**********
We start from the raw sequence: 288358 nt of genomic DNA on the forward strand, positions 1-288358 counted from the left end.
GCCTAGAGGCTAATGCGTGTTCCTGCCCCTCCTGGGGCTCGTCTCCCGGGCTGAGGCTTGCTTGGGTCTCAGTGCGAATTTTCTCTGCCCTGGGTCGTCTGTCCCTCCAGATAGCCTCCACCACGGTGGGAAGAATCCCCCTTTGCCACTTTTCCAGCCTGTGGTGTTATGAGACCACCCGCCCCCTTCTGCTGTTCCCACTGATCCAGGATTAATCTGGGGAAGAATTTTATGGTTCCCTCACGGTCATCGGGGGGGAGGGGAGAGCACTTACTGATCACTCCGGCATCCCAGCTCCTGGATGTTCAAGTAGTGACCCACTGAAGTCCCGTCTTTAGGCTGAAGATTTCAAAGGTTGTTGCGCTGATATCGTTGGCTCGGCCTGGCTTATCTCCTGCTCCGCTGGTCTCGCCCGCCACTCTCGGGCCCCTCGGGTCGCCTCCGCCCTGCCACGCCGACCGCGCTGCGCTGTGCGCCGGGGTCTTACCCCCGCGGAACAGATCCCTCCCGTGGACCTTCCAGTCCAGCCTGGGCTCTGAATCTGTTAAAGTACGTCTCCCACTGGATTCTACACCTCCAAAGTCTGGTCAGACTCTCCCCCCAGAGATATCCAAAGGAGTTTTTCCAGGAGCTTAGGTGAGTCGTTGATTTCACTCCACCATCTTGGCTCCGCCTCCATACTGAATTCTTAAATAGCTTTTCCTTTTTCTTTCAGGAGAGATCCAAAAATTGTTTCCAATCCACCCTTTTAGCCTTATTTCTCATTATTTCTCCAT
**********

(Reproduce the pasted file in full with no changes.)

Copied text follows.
We start from the raw sequence: 288358 nt of genomic DNA on the forward strand, positions 1-288358 counted from the left end.
GCCTAGAGGCTAATGCGTGTTCCTGCCCCTCCTGGGGCTCGTCTCCCGGGCTGAGGCTTGCTTGGGTCTCAGTGCGAATTTTCTCTGCCCTGGGTCGTCTGTCCCTCCAGATAGCCTCCACCACGGTGGGAAGAATCCCCCTTTGCCACTTTTCCAGCCTGTGGTGTTATGAGACCACCCGCCCCCTTCTGCTGTTCCCACTGATCCAGGATTAATCTGGGGAAGAATTTTATGGTTCCCTCACGGTCATCGGGGGGGAGGGGAGAGCACTTACTGATCACTCCGGCATCCCAGCTCCTGGATGTTCAAGTAGTGACCCACTGAAGTCCCGTCTTTAGGCTGAAGATTTCAAAGGTTGTTGCGCTGATATCGTTGGCTCGGCCTGGCTTATCTCCTGCTCCGCTGGTCTCGCCCGCCACTCTCGGGCCCCTCGGGTCGCCTCCGCCCTGCCACGCCGACCGCGCTGCGCTGTGCGCCGGGGTCTTACCCCCGCGGAACAGATCCCTCCCGTGGACCTTCCAGTCCAGCCTGGGCTCTGAATCTGTTAAAGTACGTCTCCCACTGGATTCTACACCTCCAAAGTCTGGTCAGACTCTCCCCCCAGAGATATCCAAAGGAGTTTTTCCAGGAGCTTAGGTGAGTCGTTGATTTCACTCCACCATCTTGGCTCCGCCTCCATACTGAATTCTTAAATAGCTTTTCCTTTTTCTTTCAGGAGAGATCCAAAAATTGTTTCCAATCCACCCTTTTAGCCTTATTTCTCATTATTTCTCCAT